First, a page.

Breakfast Week-Fried Mush

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I think that this dish may possibly have the least appealing name of any breakfast food out there, but trust me, it really is tasty. I should probably call it Fried Polenta…that sounds much more delicious. My husband used to eat this when he was a kid, and this recipe is a combination of my mother-in-law’s instructions and a Better Homes and Gardens recipe.

Cornmeal mush is an exceedingly frugal food, but in its original state, it’s quite bland, and the texture definitely leaves a lot to be desired. However, when it’s cooled, sliced, and lightly fried, it’s transformed into something crispy, buttery, and flavorful (and it’s still really cheap!).

Since the cornmeal needs to be cooked and cooled ahead of time, you may want do steps 1-3 the night before so that all you have to do is fry the polenta in the morning. If you don’t have time to cook the whole batch, you can refrigerate the polenta for several days and fry it when you have time.

I use un-degerminated(whole) yellow cornmeal, but you can use regular cornmeal as well.

Cornmeal Mush

1 cup cornmeal
3 3/4 cups water, divided
1/2 teaspoon salt

1. Bring 2 3/4 cups water to boiling. Mix cornmeal and salt with 1 cup water, to make a sort of cornmeal slurry.

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2. When the water comes to a boil, stir in the cornmeal slurry. Bring back to a boil, cover, and cook over low heat for 10 minutes, or until very thick. This is a bubbly mess while it’s cooking, so be sure to put a lid on your pot.

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3. Pour the hot cornmeal mixture into an ungreased 4×6 inch loaf pan, and let cool for several hours.

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4. When the cornmeal is completely cool, invert the pan onto a cutting board.

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5. Heat a skillet over medium heat, and add a tablespoon or two of butter. Using a sharp knife, cut the cornmeal loaf into 1/4 inch thick slices, and lay them in the melted butter. Cook for about 10 minutes, or until the bottoms are lightly browned. It’s nearly impossible to burn these at this point, since they have such a high water content.

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6. Using a spatula, gently flip each piece and cook about 5 more minutes, or until they are light brown and relatively dry and crispy, adding more butter as necessary to keep the pieces from sticking.

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I think these are very tasty as is, but they’re even better with butter and syrup(naturally). Enjoy!

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You may also be interested in my other breakfast recipes:

Buttermilk Waffles
Buttermilk Pancakes
Whole Wheat Buttermilk Pancakes
Orange Julius
Strawberry Syrup

Comments

  1. says

    The same can be done with cold grits.

    We like to eat what we call “Hasty Pudding”

    2 cups milk
    1/2 cup cornmeal
    2 Tbl. butter
    1/2 tsp. salt

    Bring milk almost to a boil, stirring constantly. Add cornmeal, stir 3-5 minutes or until thickened. Add butter and salt. Let sit 5 minutes. Yummy.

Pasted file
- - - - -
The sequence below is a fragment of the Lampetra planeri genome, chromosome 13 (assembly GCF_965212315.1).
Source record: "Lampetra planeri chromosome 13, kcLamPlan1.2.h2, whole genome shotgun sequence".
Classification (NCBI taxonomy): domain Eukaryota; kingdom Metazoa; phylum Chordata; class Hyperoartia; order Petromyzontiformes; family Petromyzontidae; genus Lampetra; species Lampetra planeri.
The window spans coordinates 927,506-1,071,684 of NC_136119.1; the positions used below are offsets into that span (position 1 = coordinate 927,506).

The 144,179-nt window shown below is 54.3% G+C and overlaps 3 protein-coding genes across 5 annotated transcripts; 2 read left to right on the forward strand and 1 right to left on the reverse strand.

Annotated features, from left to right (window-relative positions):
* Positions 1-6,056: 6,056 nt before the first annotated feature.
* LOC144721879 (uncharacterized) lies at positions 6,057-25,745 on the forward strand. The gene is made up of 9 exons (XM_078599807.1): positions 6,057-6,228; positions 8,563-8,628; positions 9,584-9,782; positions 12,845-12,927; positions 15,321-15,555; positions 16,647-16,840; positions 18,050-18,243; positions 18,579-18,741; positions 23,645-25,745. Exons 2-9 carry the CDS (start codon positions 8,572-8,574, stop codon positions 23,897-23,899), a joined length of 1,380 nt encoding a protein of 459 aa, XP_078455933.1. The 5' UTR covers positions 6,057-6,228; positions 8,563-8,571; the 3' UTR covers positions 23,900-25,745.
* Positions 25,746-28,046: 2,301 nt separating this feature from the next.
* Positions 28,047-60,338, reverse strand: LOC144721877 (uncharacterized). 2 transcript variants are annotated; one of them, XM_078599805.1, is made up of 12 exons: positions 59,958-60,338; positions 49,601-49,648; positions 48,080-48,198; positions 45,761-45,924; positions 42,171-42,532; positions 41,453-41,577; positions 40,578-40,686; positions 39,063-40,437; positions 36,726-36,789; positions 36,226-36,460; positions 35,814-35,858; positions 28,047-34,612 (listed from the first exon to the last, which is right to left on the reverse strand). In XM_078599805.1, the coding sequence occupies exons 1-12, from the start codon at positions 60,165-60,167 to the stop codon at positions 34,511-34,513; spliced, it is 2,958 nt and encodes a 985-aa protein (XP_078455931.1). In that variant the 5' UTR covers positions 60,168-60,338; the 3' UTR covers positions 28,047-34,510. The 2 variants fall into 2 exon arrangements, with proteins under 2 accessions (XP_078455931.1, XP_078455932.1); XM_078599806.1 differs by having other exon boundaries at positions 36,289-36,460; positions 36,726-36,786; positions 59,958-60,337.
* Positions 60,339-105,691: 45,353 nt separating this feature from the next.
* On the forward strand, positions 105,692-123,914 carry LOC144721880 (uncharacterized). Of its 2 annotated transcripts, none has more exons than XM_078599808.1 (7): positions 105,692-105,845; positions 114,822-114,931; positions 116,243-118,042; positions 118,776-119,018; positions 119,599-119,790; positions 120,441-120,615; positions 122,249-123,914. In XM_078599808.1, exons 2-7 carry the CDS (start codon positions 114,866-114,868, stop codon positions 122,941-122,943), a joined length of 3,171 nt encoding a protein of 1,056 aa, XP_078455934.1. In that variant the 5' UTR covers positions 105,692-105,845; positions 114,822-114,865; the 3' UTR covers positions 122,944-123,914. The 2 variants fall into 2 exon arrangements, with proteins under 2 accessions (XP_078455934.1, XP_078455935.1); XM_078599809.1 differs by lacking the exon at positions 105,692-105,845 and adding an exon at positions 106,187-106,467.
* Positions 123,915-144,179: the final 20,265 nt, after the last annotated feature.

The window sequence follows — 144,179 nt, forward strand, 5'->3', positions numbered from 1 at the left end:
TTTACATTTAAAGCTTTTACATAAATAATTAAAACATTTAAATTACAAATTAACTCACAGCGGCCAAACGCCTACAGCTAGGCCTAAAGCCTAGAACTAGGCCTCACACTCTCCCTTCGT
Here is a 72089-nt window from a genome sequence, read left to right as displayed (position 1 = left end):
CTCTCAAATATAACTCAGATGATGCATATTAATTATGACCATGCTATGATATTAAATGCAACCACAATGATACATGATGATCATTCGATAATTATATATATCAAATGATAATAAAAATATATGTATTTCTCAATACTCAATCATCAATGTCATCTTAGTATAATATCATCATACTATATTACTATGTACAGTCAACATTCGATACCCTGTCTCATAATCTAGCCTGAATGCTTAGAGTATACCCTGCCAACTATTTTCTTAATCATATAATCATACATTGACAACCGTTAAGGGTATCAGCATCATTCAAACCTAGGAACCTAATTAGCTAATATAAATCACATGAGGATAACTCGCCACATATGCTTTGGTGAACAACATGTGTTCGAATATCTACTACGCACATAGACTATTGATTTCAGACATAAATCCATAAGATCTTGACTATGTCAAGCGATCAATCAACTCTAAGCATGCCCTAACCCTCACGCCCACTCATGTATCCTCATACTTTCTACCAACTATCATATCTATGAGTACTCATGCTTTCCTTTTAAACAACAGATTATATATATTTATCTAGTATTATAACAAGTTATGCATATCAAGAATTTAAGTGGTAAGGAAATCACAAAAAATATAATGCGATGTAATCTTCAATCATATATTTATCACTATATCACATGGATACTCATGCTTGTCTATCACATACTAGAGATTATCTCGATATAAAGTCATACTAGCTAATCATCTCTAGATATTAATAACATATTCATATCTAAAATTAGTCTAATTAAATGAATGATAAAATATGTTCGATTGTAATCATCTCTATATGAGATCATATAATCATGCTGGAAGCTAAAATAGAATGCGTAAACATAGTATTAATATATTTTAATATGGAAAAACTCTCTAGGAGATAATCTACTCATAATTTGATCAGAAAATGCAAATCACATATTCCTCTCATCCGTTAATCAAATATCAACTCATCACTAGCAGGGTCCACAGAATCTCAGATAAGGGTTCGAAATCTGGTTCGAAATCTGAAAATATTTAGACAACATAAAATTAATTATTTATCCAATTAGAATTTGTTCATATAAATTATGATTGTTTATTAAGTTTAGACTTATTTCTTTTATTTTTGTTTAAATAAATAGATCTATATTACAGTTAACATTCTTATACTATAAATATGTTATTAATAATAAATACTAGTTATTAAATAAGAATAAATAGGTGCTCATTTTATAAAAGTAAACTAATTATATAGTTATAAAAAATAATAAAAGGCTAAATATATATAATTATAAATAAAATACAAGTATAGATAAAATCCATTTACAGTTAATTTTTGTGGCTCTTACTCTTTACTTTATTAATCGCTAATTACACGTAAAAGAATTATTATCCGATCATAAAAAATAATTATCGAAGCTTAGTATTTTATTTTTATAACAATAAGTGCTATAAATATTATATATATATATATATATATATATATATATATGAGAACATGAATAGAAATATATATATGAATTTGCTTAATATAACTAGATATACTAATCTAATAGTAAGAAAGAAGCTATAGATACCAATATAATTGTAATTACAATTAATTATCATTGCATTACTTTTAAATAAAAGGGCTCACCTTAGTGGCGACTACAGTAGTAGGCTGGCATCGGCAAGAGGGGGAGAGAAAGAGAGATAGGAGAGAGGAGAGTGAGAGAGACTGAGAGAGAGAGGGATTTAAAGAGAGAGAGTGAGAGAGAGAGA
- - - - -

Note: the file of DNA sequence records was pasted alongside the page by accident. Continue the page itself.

2. Kristen says

    Daisy, isn’t that what Laura’s grandma made in the first Little House book? The name sounds familiar.

    Mary, I was a little skeptical at first when I heard about this recipe, but once I tried it, I became a believer! lol

  3. says

    Yum! I think if you added a little cinnamon or apple pie spice to that cornmeal mix it would be extra delicious! (I eat gluten free, and I had an idea of slicing these into long strips or even cutting them out with donut cutters for healthy GF ‘donuts!’)

    Just found your blog and I absolutely love it…
    Christina

  4. Kristen says

    Oh, that’s right…these are gluten free! Cool. I’m such a flour nut, I rarely manage to make gluten-free foods. lol

  5. says

    I’ve never had polenta in my life… I should put it on my list of things to try.

    When I saw the picture the first time, I thought it was fish! You know, those frozen triangular pieces ;-)

  6. Kristen says

    Canadian Saver…oh my goodness! The thought of fish sticks with butter syrup is really gross. lol

    These are much better than fish sticks, happily.

  7. says

    Johnnycakes take on so many forms, don’t they?

    Here in New England we tend to add a little sugar to the mix but I really like the cooling and slicing. That looks much easier than how I make them (as pancakes.)

    You could probably make the “batter” the night before and keep it in the chill chest for the next morning.

    Oh and be sure and add plenty of Maple Syrup. If you aren’t in New England and can’t afford it a simple syrup with some maple extract added is a passable substitute (and has none of the HFCS of the fake stuff on the store shelves.)

  8. Kristen says

    Battra, yep, that’s what I suggest. The longer the loaf of polenta chills, the easier it is to slice. I’ve made the mistake of trying to slice it too soon, and the slices just want to fall apart.

  9. WilliamB says

    To me, that dish is just crying out for cheese. (Keep the butter, skip the sugar & syrup.) But that’s just me. I don’t mind leftovers and like last night’s dinner for breakfast. Another variation I know of is to bread the slices (I’d use cheese + crumbs) and fry for dinner.